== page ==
ABUJA, NIGERIA —
Boko Haram, the insurgency in northern Mali, and the crisis in the Central African Republic. One thing unites these three conflicts: the country of Chad. This large, central African nation is becoming something of a regional power.
Earlier this month, protesters belonging to the #bringbackourgirls group, which is pushing for the release of the more than 200 schoolgirls abducted by the Nigerian Islamist extremist group Boko Haram earlier this year, marched on an unusual target: the embassy of Chad.
Poor, and with a long history of wars and coups, Chad recently has been playing an outsized role in west and central African affairs.
A short-lived cease-fire between the Islamist group and Nigeria’s government was brokered in Chad's capital N’Djamena. The country lies close to territory that Boko Haram has effectively taken over both in Nigeria and in Cameroon. Yet, the group never seems to bother attacking Chad.
All these factors have led to a growing feeling of suspicion in Nigeria. Many feel Chad is not doing enough to fight off the Islamist group, or worse, is somehow cooperating with the insurgents.
Ryan Cummings is chief Africa analyst at red24, a South Africa-based crisis management firm, who has also written on Chad’s geopolitics.
“There’s the perception within Nigeria that its neighbors are not doing enough to aid the country in combating Boko Haram, when it's become quite apparent that Boko Haram is not just a Nigeria-specific problem,” he said.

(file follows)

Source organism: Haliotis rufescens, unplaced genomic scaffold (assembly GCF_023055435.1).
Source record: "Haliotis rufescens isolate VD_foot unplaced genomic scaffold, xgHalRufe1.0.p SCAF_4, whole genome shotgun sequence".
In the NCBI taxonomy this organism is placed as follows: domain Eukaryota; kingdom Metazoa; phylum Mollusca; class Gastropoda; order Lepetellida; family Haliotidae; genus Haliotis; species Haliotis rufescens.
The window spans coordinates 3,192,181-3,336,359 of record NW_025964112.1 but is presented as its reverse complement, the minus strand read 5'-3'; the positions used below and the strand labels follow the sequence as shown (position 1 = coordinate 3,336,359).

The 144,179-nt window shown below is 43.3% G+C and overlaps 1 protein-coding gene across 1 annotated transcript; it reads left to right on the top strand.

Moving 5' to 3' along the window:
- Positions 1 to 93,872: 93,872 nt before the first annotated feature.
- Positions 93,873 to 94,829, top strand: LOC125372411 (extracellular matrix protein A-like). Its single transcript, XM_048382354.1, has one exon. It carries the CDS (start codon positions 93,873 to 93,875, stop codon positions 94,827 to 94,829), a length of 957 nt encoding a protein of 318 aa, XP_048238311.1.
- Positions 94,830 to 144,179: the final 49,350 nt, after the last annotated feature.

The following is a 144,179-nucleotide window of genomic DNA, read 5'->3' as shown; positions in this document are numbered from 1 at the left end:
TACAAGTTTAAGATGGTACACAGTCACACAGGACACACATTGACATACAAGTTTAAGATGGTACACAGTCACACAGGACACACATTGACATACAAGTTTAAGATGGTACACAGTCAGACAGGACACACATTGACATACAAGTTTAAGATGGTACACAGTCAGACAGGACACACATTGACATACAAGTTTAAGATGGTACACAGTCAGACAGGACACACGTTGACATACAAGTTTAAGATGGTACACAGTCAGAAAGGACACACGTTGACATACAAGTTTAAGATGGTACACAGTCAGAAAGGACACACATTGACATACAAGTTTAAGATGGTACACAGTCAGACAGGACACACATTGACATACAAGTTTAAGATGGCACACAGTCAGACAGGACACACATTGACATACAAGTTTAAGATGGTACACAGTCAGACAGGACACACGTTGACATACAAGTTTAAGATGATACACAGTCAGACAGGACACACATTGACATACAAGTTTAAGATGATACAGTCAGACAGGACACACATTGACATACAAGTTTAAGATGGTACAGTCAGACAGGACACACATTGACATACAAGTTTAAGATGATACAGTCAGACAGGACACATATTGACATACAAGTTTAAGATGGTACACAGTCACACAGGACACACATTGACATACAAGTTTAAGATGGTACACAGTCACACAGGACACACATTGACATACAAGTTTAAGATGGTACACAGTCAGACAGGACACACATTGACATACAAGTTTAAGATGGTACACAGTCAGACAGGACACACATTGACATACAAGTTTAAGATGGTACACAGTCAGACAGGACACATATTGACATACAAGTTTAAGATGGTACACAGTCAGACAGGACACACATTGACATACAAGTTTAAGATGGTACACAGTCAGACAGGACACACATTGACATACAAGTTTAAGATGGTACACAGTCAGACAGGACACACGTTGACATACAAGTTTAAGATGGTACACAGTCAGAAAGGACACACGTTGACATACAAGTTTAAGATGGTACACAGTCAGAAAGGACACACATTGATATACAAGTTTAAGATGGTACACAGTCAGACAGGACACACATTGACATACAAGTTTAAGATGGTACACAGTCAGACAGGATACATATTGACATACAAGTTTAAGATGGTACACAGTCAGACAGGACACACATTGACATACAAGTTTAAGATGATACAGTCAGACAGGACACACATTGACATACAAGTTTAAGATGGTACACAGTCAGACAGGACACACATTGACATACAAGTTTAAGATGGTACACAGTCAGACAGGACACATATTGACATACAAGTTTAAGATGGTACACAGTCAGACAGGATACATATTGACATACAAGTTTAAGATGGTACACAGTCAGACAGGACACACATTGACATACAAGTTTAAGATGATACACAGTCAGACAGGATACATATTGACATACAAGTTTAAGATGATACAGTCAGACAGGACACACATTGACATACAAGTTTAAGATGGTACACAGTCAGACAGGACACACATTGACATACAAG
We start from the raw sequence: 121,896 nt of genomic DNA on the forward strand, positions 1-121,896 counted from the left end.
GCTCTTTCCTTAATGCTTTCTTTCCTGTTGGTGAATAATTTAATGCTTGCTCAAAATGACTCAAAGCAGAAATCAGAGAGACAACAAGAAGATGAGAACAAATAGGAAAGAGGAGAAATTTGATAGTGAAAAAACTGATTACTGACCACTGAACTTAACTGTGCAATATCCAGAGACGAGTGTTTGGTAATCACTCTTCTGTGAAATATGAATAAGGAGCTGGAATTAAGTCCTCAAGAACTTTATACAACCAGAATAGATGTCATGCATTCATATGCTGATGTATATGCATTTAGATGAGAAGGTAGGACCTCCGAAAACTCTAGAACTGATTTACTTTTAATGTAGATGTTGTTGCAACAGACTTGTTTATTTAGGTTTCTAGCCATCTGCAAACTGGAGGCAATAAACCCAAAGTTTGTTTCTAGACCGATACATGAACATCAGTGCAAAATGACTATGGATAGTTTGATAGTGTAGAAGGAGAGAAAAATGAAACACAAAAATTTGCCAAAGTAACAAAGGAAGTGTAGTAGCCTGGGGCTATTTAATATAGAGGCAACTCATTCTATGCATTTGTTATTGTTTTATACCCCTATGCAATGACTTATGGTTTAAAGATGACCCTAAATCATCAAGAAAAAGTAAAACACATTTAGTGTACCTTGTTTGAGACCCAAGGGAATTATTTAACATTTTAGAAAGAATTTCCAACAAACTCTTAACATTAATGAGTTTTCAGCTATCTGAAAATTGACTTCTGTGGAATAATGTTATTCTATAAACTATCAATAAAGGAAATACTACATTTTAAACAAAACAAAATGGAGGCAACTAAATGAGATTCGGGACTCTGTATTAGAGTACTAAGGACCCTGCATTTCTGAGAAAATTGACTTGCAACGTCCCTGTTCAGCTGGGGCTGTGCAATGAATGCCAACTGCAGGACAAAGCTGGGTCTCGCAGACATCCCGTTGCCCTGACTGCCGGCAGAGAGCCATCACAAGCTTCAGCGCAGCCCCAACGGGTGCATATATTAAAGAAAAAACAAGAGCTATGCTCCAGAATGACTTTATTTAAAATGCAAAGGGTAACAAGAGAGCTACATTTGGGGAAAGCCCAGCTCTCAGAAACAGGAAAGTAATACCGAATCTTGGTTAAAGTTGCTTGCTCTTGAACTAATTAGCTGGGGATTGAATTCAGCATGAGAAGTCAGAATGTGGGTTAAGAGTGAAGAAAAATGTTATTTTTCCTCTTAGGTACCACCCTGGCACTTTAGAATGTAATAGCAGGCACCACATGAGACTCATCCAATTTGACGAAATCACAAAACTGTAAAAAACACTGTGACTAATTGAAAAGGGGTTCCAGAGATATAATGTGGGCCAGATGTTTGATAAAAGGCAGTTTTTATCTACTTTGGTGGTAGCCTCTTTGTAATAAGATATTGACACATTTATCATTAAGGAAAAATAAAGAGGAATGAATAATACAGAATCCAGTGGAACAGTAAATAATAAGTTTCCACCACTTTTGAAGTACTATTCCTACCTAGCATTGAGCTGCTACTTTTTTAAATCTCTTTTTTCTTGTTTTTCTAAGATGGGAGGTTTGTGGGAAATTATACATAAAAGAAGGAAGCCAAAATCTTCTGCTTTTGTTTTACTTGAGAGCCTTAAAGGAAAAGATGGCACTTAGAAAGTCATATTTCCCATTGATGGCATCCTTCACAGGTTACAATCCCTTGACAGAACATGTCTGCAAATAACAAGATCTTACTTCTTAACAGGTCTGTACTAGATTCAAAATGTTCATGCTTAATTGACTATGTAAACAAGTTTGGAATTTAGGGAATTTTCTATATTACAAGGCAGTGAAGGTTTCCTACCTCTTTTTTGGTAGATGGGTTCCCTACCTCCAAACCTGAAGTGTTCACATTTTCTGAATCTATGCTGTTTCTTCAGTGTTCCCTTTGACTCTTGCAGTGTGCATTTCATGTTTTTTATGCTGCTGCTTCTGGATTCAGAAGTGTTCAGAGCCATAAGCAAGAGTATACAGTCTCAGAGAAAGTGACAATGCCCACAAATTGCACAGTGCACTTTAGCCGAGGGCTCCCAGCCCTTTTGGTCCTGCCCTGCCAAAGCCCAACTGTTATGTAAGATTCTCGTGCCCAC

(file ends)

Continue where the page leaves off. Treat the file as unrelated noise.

That might be a deliberate calculation on Boko Haram’s part, Cummings said. Chad is something of a military power. Between 2000 and 2009, Chad under President Idriss Déby raised military spending by 663 percent. Much of that money came from newly tapped oil reserves.
Cummings said the country has one of the best militaries in the region. Its troops are part of the United Nations peacekeeping mission in northern Mali, and were controversially deployed to the Central African Republic, where rights groups accused them of committing atrocities and taking sides in the country’s ethno-religious conflict.
Cummings said Deby’s focus on military supremacy is an attempt to preserve his own position, which he came into via a military coup.
“It makes sense that he needs to keep the military happy, he needs to keep them on his side, because the minute there are divisions within the country’s armed forces, and the minute there’s a perception that the military in itself as a benefactor of state patronage might be better off under a different type of government or possibly ruling the country itself, then Deby’s hold onto power obviously comes under significant threat, I should say,” said Cummings.
Foreign powers like the United States and France see Chad as an ally. France has a military base in the capital N’Djamena, while the U.S. has deployed drones to the capital to look for the Chibok girls, and plans to hold military exercises in the country next year.
Given the weak and sometime antagonistic governments elsewhere in Africa’s Sahel region, Cummings said these countries see Chad as a pillar of stability, even though its regime has been accused of human rights abuses like using child soldiers and carrying out massacres in the C.A.R.
“Through all of this, Chad has been the one country that has continued to be subject to stability, and where foreign intervention could almost be coordinated from Chadian territory and where Chadian forces themselves could play quite a good role in trying to, at the very least, bring some form of stability to neighboring countries,” said Cummings.
That same stability hasn’t translated to nearby northern Cameroon or northeast Nigeria. Both countries’ militaries have struggled against Boko Haram’s advances.
That the group has posed few problems for Chad means that suspicion of the country likely will continue.